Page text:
The Palmetto Tree and the South Carolina Flag
The iconic brand of South Carolina, the navy flag with the palmetto tree in the center and a crescent in the upper left corner is significant for several reasons. The original Carolina flag was designed in blue (which was the color of the South Carolina militia's uniforms) and featured a single crescent in the upper left corner bearing the word "Liberty". This flag was also known as the Moultrie Flag, or the Liberty Flag. The palmetto was added in 1861 after South Carolina's secession from the Union, prior to the Civil War, again paying homage to Moultrie's defense of Sullivan's Island and the fortress he constructed there. Fort Moultrie is now a popular tourist destination in Charleston.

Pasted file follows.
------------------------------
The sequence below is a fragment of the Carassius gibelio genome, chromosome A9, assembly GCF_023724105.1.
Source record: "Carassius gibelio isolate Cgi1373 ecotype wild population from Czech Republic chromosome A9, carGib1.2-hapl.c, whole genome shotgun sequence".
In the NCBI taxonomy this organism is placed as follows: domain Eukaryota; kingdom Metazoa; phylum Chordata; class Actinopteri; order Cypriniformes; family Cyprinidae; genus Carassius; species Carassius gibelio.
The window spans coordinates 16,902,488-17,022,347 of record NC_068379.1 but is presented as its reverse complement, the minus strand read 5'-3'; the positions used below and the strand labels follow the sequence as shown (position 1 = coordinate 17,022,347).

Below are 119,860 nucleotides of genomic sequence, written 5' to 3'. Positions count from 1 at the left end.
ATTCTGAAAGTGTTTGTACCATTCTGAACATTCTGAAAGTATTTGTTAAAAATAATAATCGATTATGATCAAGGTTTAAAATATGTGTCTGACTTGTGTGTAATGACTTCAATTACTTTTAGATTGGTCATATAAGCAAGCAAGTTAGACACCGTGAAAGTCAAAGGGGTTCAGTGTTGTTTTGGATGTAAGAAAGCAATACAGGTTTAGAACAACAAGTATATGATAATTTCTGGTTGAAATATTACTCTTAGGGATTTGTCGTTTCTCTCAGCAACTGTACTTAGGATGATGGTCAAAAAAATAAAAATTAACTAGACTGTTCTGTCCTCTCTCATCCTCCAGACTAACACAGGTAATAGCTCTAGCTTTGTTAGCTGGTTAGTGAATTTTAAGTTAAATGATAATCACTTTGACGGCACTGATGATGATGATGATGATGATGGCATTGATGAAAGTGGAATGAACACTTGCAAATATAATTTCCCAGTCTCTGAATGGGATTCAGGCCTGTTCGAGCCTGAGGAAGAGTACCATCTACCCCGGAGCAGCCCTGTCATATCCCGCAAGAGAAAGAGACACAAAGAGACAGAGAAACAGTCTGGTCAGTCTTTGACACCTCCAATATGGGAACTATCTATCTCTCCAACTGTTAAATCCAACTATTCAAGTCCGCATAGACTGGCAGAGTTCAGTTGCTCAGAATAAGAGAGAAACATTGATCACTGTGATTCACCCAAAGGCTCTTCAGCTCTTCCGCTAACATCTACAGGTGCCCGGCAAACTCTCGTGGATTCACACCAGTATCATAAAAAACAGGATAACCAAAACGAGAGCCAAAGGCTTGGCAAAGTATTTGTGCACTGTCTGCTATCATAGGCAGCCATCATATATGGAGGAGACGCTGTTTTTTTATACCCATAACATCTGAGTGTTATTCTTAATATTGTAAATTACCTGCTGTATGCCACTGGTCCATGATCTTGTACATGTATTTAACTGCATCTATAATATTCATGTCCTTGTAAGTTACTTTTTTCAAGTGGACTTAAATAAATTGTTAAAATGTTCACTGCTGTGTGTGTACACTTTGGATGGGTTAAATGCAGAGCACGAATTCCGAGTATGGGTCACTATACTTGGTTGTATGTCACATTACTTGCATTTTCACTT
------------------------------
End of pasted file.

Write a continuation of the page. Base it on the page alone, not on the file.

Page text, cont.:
"The Shag" South Carolina's State Dance
Characterized by its smooth and sultry moves, the South Carolina state dance can be experienced all up and down the Carolina coast. Named the state dance in 1984, the shag has its roots in the rhythm and blues tunes heard on jukeboxes along the Grand Strand. While it is often debated, it is widely believed that the birthplace of the shag was in Ocean Drive Beach along the Grand Strand in South Carolina in the 1950s. While the dance has certainly evolved and grown in popularity over the years, it is still a beloved staple of life on the beach.
Often referred to as the jitterbug on Quaaludes, or the South Carolina swing, the shag certainly has its roots in both of those dances.